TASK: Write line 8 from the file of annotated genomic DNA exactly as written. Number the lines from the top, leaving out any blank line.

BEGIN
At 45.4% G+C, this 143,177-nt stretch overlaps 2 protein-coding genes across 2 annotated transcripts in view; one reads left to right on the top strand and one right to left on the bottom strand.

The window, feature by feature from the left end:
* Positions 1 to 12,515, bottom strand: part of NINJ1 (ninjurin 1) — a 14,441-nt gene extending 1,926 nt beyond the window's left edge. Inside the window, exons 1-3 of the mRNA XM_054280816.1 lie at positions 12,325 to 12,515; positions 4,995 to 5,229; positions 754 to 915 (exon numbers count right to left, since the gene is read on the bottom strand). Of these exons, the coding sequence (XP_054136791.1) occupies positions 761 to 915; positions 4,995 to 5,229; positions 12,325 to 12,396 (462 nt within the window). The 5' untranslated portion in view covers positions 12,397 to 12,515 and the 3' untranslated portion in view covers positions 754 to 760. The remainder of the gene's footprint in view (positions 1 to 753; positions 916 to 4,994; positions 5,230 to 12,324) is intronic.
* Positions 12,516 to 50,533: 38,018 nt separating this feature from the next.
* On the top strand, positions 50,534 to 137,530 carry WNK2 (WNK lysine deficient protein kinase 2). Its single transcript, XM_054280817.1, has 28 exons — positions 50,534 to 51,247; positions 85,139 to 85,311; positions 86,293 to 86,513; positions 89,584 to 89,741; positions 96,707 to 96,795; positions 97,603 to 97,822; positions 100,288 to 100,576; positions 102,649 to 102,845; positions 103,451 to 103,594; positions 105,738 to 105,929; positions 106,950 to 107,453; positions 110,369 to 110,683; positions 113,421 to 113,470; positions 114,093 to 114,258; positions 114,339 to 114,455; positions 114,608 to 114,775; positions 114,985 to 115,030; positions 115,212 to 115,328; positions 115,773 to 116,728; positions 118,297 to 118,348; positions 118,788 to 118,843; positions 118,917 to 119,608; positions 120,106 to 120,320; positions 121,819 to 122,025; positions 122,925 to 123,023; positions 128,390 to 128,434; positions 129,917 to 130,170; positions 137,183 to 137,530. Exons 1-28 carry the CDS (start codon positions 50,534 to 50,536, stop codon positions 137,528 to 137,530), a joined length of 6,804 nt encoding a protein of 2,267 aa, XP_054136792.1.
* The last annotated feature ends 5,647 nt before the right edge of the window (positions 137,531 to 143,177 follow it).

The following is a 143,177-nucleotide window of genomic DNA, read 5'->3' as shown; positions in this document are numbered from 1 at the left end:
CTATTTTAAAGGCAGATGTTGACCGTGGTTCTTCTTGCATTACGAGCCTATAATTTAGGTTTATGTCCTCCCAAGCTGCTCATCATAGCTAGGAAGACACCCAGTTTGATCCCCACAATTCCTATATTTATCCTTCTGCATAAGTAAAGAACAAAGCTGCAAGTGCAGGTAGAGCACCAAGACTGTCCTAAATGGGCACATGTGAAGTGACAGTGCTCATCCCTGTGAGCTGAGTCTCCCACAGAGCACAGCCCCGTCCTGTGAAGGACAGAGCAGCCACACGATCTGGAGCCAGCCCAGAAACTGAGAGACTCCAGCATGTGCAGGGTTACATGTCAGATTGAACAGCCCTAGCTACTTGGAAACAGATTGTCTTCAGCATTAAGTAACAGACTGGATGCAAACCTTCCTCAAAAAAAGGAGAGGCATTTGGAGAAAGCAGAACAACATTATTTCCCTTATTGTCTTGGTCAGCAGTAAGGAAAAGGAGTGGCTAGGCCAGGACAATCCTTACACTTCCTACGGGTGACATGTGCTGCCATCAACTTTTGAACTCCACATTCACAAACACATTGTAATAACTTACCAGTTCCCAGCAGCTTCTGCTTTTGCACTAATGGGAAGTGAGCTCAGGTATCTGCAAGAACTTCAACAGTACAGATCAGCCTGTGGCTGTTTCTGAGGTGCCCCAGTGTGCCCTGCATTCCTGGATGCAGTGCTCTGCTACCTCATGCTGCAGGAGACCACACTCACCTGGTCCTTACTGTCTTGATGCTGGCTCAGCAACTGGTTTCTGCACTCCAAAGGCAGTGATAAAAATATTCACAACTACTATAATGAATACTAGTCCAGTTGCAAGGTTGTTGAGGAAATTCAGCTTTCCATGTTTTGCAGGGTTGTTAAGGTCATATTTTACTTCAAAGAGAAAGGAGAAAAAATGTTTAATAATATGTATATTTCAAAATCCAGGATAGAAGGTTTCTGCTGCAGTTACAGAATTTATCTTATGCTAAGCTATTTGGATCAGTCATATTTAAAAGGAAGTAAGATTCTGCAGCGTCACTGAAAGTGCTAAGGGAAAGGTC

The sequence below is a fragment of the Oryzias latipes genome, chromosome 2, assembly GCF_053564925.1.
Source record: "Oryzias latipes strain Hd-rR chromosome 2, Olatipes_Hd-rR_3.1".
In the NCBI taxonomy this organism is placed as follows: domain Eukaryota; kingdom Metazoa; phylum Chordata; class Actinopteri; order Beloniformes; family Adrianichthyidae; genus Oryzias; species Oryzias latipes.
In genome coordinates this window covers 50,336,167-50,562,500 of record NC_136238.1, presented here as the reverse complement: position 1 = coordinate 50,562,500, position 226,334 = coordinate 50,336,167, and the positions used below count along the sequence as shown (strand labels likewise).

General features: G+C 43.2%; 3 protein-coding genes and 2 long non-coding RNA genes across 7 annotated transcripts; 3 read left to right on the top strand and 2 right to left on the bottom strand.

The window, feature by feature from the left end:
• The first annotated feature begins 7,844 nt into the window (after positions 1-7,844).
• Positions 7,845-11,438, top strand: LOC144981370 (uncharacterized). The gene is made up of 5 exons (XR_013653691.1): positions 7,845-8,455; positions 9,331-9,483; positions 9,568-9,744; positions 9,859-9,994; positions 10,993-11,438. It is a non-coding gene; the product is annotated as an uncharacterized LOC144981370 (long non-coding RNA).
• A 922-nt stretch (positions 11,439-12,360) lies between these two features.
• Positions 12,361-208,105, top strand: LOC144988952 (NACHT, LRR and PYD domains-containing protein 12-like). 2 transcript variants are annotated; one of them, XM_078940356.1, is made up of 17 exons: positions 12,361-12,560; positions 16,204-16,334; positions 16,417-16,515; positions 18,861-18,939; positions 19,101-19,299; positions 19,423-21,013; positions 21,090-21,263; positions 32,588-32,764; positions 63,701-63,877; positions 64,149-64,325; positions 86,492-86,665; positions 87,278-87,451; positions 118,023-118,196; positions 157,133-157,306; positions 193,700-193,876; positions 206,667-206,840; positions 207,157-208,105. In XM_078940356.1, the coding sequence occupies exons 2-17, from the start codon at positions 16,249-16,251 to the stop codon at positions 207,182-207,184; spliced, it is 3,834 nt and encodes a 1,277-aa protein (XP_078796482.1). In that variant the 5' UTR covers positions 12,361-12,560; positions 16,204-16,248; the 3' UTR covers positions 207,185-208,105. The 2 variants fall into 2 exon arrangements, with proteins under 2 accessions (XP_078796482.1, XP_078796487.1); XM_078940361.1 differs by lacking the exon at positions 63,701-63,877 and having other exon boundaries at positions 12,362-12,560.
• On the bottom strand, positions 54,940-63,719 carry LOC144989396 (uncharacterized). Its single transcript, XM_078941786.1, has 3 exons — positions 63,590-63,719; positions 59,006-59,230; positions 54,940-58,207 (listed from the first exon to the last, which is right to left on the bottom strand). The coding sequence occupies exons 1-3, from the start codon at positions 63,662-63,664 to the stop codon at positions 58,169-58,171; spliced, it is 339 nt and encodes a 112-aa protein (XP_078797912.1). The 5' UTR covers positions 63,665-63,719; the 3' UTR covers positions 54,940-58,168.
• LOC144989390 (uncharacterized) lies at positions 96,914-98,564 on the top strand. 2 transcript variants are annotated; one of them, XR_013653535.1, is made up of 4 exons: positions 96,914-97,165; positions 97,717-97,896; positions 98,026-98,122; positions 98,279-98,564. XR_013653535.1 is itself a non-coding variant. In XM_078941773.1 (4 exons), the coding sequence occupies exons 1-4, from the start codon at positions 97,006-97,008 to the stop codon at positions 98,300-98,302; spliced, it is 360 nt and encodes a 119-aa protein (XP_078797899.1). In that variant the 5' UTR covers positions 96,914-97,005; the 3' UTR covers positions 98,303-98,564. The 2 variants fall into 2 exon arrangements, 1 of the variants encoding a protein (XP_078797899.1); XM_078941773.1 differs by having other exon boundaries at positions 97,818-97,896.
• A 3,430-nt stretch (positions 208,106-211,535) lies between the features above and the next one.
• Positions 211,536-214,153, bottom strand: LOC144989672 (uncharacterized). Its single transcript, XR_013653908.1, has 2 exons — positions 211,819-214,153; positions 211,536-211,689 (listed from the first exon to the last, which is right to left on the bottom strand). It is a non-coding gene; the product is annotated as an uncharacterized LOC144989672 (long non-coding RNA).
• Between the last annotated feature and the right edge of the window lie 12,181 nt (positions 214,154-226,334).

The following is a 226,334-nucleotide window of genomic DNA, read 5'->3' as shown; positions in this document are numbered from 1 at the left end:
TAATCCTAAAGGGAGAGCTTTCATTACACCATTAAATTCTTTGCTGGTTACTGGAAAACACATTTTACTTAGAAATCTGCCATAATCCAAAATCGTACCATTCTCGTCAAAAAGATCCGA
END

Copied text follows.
CTATTTTAAAGGCAGATGTTGACCGTGGTTCTTCTTGCATTACGAGCCTATAATTTAGGTTTATGTCCTCCCAAGCTGCTCATCATAGCTAGGAAGACACCCAGTTTGATCCCCACAATTCCTATATTTATCCTTCTGCATAAGTAAAGAACAAAGCTGCAAGTGCAGGTAGAGCACCAAGACTGTCCTAAATGGGCACATGTGAAGTGACAGTGCTCATCCCTGTGAGCTGAGTCTCCCACAGAGCACAGCCCCGTCCTGTGAAGGACAGAGCAGCCACACGATCTGGAGCCAGCCCAGAAACTGAGAGACTCCAGCATGTGCAGGGTTACATGTCAGATTGAACAGCCCTAGCTACTTGGAAACAGATTGTCTTCAGCATTAAGTAACAGACTGGATGCAAACCTTCCTCAAAAAAAGGAGAGGCATTTGGAGAAAGCAGAACAACATTATTTCCCTTATTGTCTTGGTCAGCAGTAAGGAAAAGGAGTGGCTAGGCCAGGACAATCCTTACACTTCCTACGGGTGACATGTGCTGCCATCAACTTTTGAACTCCACATTCACAAACACATTGTAATAACTTACCAGTTCCCAGCAGCTTCTGCTTTTGCACTAATGGGAAGTGAGCTCAGGTATCTGCAAGAACTTCAACAGTACAGATCAGCCTGTGGCTGTTTCTGAGGTGCCCCAGTGTGCCCTGCATTCCTGGATGCAGTGCTCTGCTACCTCATGCTGCAGGAGACCACACTCACCTGGTCCTTACTGTCTTGATGCTGGCTCAGCAACTGGTTTCTGCACTCCAAAGGCAGTGATAAAAATATTCACAACTACTATAATGAATACTAGTCCAGTTGCAAGGTTGTTGAGGAAATTCAGCTTTCCATGTTTTGCAGGGTTGTTAAGGTCATATTTTACTTCAAAGAGAAAGGAGAAAAAATGTTTAATAATATGTATATTTCAAAATCCAGGATAGAAGGTTTCTGCTGCAGTTACAGAATTTATCTTATGCTAAGCTATTTGGATCAGTCATATTTAAAAGGAAGTAAGATTCTGCAGCGTCACTGAAAGTGCTAAGGGAAAGGTC